Tomb Raider made its gaming debut in 1996 across multiple platforms, but grew to prominence on the Sony PlayStation. The series grew over time, leading to two major motion pictures starring Angelina Jolie. After a while, most of the Tomb Raider games began to fall in quality, and lost a good portion of the fan base. However, that interest was sparked once again when a reboot of the franchise was announced as coming from Crystal Dynamics and Square Enix.
We absolutely adored this game upon release, even naming it our favorite action adventure game of 2013, which was a pretty competitive category. As a result, we were extremely excited when Tomb Raider: Definitive Edition was announced at VGX 2013 last month for both Xbox One and PlayStation 4.
Considering it is the biggest addition to Tomb Raider: Definitive Edition, it seems like a good idea to talk about the graphical face lift that the game received first. The original release already looked gorgeous as is, from the character designs to the island itself. So what could be done to make it look even better? A complete rebuilding of the game from the ground up, rather than just a typical HD remaster, was a great start.
This was especially seen on the woman herself, Lara Croft. This new release increased the polygon count on Lara’s face, which allowed the character to be even more emotive than before. This is a major help in a game where we are meant to experience Lara Croft’s pain and growth first hand. Beyond just the polygon increase, there were multiple other additions to Lara herself, including perspiration when under duress, the ability of her skin and clothing to get wet, much improved mud and blood physics, and making her skin reactive to lighting effects. One of the controversies prior to release was the different frame rate between the Xbox One and PlayStation 4 versions, but I personally thought that the Xbox One version looked perfectly fine regardless.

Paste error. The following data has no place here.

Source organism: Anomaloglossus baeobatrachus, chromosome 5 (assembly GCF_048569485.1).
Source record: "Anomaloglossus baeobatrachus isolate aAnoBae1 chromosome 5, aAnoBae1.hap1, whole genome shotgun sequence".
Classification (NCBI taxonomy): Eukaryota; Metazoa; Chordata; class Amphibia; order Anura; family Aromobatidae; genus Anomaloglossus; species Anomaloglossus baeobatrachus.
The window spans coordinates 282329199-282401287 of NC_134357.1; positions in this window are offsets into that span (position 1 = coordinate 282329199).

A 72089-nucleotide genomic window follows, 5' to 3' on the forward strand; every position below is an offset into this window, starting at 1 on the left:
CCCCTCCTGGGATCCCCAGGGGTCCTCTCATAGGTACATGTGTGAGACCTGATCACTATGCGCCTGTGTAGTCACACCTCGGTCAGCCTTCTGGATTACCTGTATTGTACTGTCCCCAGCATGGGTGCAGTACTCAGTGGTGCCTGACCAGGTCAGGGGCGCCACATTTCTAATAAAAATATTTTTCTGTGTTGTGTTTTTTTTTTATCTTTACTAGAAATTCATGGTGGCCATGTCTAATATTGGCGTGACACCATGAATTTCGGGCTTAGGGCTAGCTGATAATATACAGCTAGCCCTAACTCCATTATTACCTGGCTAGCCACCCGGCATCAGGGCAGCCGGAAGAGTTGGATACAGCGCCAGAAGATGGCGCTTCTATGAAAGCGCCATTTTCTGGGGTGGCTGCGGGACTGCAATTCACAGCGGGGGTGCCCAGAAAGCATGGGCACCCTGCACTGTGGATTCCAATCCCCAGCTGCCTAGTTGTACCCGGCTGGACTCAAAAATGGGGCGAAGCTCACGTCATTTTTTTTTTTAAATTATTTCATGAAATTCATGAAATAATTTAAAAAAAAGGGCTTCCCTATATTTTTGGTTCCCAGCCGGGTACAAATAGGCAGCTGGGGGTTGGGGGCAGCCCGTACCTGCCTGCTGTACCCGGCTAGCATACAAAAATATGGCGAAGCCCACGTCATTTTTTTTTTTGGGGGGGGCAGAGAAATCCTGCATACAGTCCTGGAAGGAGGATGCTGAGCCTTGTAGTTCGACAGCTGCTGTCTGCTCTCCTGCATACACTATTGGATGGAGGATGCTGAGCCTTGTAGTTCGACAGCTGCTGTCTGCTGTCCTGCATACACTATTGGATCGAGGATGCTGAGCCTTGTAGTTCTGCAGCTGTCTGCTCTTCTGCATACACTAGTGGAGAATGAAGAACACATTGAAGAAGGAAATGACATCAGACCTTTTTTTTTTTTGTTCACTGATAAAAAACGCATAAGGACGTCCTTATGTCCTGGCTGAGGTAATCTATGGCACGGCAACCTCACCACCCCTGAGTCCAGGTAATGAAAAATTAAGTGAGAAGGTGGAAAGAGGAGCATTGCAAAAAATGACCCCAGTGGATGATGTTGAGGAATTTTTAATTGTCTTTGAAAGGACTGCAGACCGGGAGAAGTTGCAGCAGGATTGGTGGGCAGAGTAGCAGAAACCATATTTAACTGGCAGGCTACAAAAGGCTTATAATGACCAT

Tomb Raider: The Definitive Edition features a strange bit of censorship, with a lesser presence of blood in some areas of the game. While it wasn’t a huge deal to me while playing, it is kind of a odd change from the original. Perhaps it had to do with the new blood mechanics to seem more realistic in this version, but it is odd that nothing was ever stated about this prior to release from the developer.
Perhaps I am a strange one, but honestly one of the most impressive elements of this game was the introduction of TressFX, something the PC version of the game already had. Over the years I’ve been playing games, I’ve always been greatly bugged by the lack of better technology for hair in games. Outside of pre-rendered sequences, such as in FMV sequences in the Final Fantasy franchise, hair has always been really stiff and unrealistic.Tomb Raider: Definitive Edition Review,